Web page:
War and Peace by Leo Tolstoy

“Well, Prince, so Genoa and Lucca are now just family estates of the Buonapartes …..”

I am very hesitant to even attempt to review this book.  How can one do even the slightest bit of justice to an epic like this? How can one even touch on the depth of the myriad of characters, not to mention communicate the complexities of a war that even the participants had difficulty distinguishing?  And how do you review such an epic tale without producing an epic review?

War and Peace follows the lives of five families of Tsarist Russia:  the Rostovs, the Bolkonskis, the Bezukhovs, the Kuragins and the Drubetskoys, their interactions and struggles, and the afflictions suffered by each set among the events leading up to and during Napoleon’s invasive campaign in the year of 1812.  Pierre Bezukhov is the illegitimate son of a nobleman and, through a series of circumstances, inherits a great  fortune.  His new position in society chafes against his natural character of simplicity, naiveté, and introspection. The Rostov family is a well-respected family, yet are in financial difficulties. The son, Nikolai, joins the Russian army, his brother, Petya, will soon follow, and their daughter, Natasha, a joyful free-spirit, becomes attached to a number of men throughout the story.  Sophia, an orphaned niece, is raised by the Rostovs, and shows a steady and loyal character as she pledges her love to Nikolai early in the novel.  Bolkonsky senior is a crochety old count who attempts to control his son, Andrei, and terrorizes his daughter, Maria.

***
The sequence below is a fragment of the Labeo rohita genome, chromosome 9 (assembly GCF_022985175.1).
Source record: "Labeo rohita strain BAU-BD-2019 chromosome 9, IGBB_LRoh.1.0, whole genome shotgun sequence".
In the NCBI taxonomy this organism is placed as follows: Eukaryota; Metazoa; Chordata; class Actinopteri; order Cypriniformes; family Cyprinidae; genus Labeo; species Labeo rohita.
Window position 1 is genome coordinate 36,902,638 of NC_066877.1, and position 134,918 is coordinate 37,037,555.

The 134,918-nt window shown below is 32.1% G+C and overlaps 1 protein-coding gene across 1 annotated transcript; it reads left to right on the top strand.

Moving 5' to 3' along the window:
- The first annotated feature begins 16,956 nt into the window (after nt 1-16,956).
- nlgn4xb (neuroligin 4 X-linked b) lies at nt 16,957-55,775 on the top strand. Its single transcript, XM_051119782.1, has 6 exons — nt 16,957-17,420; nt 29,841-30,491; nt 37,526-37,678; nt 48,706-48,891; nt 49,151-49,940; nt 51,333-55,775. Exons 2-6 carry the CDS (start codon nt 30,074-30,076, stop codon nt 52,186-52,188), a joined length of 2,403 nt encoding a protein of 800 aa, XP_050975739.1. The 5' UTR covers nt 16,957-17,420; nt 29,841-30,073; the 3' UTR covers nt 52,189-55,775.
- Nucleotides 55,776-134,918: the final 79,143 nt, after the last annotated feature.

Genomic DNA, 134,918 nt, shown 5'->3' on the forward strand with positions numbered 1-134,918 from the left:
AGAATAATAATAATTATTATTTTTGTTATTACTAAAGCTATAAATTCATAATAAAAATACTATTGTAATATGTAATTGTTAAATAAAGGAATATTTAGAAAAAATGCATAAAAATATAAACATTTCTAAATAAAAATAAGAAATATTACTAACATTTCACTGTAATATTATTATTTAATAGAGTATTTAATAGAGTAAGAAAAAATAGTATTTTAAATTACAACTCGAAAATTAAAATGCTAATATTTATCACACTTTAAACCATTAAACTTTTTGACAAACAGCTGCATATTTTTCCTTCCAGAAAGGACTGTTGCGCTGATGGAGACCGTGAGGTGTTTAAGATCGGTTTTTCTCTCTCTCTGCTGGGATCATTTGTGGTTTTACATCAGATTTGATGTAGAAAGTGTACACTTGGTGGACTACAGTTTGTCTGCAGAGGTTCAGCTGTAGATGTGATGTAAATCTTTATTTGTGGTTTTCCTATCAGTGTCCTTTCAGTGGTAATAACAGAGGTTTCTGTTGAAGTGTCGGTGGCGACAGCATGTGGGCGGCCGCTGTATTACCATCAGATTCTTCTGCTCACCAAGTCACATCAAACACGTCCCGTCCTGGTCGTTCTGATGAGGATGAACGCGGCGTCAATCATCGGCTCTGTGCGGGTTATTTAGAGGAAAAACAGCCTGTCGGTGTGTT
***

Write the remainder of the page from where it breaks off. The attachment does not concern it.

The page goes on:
Natasha Rostova (c. 1914)
Elisabeth Bohm
source Wikipedia